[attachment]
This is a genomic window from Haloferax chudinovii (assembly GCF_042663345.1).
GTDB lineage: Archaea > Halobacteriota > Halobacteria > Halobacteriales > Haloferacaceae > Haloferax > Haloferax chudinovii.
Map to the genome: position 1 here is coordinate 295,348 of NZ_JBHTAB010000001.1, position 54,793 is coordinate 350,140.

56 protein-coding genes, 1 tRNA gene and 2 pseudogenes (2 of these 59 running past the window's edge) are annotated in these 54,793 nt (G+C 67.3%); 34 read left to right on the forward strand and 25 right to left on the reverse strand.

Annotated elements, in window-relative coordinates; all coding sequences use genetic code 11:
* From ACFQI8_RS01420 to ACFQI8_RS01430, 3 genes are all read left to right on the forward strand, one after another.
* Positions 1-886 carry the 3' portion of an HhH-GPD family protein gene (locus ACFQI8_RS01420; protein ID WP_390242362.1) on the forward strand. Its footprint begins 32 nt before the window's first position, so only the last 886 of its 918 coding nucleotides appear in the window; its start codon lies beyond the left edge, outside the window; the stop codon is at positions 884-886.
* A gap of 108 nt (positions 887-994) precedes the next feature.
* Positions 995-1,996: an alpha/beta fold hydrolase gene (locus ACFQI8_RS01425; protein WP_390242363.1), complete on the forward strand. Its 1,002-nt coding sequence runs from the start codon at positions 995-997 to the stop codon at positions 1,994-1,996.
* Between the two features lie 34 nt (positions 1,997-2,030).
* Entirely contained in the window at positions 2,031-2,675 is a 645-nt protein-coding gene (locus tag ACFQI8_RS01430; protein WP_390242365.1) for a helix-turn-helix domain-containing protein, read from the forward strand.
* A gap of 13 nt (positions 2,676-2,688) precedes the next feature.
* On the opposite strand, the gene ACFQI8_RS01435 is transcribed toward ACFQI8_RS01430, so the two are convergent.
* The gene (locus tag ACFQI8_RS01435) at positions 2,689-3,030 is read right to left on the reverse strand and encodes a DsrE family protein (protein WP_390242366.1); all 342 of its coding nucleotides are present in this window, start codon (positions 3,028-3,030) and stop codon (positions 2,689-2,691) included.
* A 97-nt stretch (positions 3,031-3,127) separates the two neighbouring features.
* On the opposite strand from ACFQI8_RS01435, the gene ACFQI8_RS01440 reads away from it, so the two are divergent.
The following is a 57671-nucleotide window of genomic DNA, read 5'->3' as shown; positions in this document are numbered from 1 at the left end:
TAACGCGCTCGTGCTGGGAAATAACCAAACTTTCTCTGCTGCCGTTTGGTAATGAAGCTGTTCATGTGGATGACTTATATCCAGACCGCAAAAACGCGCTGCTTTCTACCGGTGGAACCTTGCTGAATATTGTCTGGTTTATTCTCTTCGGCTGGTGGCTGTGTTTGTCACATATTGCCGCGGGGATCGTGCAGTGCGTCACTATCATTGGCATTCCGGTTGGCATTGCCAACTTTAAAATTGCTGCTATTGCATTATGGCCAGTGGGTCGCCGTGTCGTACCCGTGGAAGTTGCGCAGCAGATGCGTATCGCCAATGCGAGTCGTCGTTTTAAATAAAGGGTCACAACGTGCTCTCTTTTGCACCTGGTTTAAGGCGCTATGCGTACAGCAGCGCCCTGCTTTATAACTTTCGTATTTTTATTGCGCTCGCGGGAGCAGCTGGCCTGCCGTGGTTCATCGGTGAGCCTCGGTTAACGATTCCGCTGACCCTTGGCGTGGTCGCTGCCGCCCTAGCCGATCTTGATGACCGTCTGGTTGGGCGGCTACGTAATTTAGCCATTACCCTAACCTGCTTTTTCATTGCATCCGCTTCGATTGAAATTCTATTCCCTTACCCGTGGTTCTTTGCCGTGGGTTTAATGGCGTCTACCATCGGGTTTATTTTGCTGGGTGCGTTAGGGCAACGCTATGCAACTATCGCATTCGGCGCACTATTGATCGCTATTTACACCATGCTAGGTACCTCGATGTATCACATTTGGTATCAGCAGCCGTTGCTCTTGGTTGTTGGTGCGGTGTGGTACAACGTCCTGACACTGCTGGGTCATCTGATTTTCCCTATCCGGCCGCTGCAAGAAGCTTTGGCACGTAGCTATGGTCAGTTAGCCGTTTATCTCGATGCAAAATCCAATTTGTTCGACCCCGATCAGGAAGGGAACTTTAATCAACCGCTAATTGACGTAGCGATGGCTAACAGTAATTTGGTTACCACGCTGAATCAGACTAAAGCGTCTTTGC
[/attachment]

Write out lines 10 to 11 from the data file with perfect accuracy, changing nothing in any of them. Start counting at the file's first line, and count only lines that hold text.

* Between the two features lie 34 nt (positions 1,997-2,030).
* Entirely contained in the window at positions 2,031-2,675 is a 645-nt protein-coding gene (locus tag ACFQI8_RS01430; protein WP_390242365.1) for a helix-turn-helix domain-containing protein, read from the forward strand.